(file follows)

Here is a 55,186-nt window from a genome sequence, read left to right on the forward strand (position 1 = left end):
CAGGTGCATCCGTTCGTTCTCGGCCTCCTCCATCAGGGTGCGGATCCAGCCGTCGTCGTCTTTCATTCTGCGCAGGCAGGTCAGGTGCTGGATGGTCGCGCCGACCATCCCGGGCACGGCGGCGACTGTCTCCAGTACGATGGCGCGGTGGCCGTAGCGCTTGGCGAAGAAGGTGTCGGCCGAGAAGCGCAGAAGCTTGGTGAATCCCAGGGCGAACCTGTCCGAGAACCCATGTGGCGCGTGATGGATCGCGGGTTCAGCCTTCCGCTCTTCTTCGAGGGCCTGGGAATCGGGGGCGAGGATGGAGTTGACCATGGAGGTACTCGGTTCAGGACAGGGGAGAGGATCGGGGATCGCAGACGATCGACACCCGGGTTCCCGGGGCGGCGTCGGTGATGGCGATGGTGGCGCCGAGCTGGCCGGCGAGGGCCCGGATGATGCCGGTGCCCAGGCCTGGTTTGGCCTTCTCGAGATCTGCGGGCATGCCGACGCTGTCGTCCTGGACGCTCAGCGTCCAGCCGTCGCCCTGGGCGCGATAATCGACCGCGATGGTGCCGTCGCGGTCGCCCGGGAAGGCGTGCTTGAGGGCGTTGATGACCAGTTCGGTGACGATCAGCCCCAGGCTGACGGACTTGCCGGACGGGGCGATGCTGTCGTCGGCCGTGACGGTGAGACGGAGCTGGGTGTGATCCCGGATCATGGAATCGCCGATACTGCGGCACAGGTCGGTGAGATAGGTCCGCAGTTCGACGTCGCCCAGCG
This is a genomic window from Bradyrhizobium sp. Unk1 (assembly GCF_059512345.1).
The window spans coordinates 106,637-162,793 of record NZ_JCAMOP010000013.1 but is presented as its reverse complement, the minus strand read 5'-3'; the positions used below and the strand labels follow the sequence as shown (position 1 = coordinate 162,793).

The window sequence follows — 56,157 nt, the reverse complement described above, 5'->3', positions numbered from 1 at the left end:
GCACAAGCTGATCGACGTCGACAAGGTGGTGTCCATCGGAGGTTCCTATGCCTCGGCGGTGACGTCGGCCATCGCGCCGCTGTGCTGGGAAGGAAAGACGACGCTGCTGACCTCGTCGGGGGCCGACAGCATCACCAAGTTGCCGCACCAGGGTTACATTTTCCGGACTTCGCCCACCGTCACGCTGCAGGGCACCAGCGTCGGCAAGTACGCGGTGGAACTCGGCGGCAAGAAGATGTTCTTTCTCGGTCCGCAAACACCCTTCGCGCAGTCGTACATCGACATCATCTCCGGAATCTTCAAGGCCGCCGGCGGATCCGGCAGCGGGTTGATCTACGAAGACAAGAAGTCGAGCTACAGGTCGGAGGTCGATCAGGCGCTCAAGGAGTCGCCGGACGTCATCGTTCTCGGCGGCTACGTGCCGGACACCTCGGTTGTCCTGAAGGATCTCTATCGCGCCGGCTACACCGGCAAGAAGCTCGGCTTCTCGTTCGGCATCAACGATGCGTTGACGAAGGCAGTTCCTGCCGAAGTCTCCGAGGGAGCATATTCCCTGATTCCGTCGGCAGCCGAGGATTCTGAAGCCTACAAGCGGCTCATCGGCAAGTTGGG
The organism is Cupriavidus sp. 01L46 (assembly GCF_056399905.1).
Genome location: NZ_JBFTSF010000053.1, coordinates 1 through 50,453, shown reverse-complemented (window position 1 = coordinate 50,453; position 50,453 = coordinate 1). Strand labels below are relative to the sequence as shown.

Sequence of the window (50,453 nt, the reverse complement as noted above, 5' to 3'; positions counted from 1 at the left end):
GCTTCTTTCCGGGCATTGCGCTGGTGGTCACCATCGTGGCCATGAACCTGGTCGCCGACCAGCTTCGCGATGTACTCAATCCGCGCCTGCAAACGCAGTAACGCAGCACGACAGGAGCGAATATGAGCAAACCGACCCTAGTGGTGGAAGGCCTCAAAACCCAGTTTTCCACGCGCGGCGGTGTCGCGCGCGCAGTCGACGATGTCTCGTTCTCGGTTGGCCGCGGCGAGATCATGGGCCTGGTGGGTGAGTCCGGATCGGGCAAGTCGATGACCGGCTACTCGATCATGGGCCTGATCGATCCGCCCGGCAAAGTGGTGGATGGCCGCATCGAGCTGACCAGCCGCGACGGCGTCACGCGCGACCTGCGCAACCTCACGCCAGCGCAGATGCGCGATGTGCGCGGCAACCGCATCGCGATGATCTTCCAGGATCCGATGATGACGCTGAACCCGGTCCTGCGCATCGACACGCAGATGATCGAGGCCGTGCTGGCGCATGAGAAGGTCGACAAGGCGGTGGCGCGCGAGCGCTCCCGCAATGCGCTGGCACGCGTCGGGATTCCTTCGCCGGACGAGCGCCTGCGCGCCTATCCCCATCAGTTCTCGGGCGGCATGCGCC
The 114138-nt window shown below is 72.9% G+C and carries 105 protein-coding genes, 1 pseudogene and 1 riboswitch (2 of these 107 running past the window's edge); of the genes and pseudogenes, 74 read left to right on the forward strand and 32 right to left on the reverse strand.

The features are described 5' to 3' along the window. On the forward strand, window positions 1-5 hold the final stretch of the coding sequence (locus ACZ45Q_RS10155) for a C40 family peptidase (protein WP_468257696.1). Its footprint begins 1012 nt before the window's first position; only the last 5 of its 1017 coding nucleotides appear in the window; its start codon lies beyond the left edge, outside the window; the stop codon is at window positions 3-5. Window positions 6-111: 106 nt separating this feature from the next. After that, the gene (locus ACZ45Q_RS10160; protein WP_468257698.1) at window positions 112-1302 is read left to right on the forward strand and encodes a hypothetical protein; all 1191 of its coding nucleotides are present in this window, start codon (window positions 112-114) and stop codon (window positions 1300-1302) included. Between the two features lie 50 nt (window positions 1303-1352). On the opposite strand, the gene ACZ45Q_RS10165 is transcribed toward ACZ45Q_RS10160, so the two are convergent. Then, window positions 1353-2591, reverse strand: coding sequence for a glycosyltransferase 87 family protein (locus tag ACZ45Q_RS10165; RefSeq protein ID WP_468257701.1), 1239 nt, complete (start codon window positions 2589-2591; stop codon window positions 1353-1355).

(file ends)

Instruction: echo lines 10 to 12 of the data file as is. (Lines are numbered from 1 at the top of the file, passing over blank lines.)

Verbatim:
GCTTCTTTCCGGGCATTGCGCTGGTGGTCACCATCGTGGCCATGAACCTGGTCGCCGACCAGCTTCGCGATGTACTCAATCCGCGCCTGCAAACGCAGTAACGCAGCACGACAGGAGCGAATATGAGCAAACCGACCCTAGTGGTGGAAGGCCTCAAAACCCAGTTTTCCACGCGCGGCGGTGTCGCGCGCGCAGTCGACGATGTCTCGTTCTCGGTTGGCCGCGGCGAGATCATGGGCCTGGTGGGTGAGTCCGGATCGGGCAAGTCGATGACCGGCTACTCGATCATGGGCCTGATCGATCCGCCCGGCAAAGTGGTGGATGGCCGCATCGAGCTGACCAGCCGCGACGGCGTCACGCGCGACCTGCGCAACCTCACGCCAGCGCAGATGCGCGATGTGCGCGGCAACCGCATCGCGATGATCTTCCAGGATCCGATGATGACGCTGAACCCGGTCCTGCGCATCGACACGCAGATGATCGAGGCCGTGCTGGCGCATGAGAAGGTCGACAAGGCGGTGGCGCGCGAGCGCTCCCGCAATGCGCTGGCACGCGTCGGGATTCCTTCGCCGGACGAGCGCCTGCGCGCCTATCCCCATCAGTTCTCGGGCGGCATGCGCC
The 114138-nt window shown below is 72.9% G+C and carries 105 protein-coding genes, 1 pseudogene and 1 riboswitch (2 of these 107 running past the window's edge); of the genes and pseudogenes, 74 read left to right on the forward strand and 32 right to left on the reverse strand.

The features are described 5' to 3' along the window. On the forward strand, window positions 1-5 hold the final stretch of the coding sequence (locus ACZ45Q_RS10155) for a C40 family peptidase (protein WP_468257696.1). Its footprint begins 1012 nt before the window's first position; only the last 5 of its 1017 coding nucleotides appear in the window; its start codon lies beyond the left edge, outside the window; the stop codon is at window positions 3-5. Window positions 6-111: 106 nt separating this feature from the next. After that, the gene (locus ACZ45Q_RS10160; protein WP_468257698.1) at window positions 112-1302 is read left to right on the forward strand and encodes a hypothetical protein; all 1191 of its coding nucleotides are present in this window, start codon (window positions 112-114) and stop codon (window positions 1300-1302) included. Between the two features lie 50 nt (window positions 1303-1352). On the opposite strand, the gene ACZ45Q_RS10165 is transcribed toward ACZ45Q_RS10160, so the two are convergent. Then, window positions 1353-2591, reverse strand: coding sequence for a glycosyltransferase 87 family protein (locus tag ACZ45Q_RS10165; RefSeq protein ID WP_468257701.1), 1239 nt, complete (start codon window positions 2589-2591; stop codon window positions 1353-1355).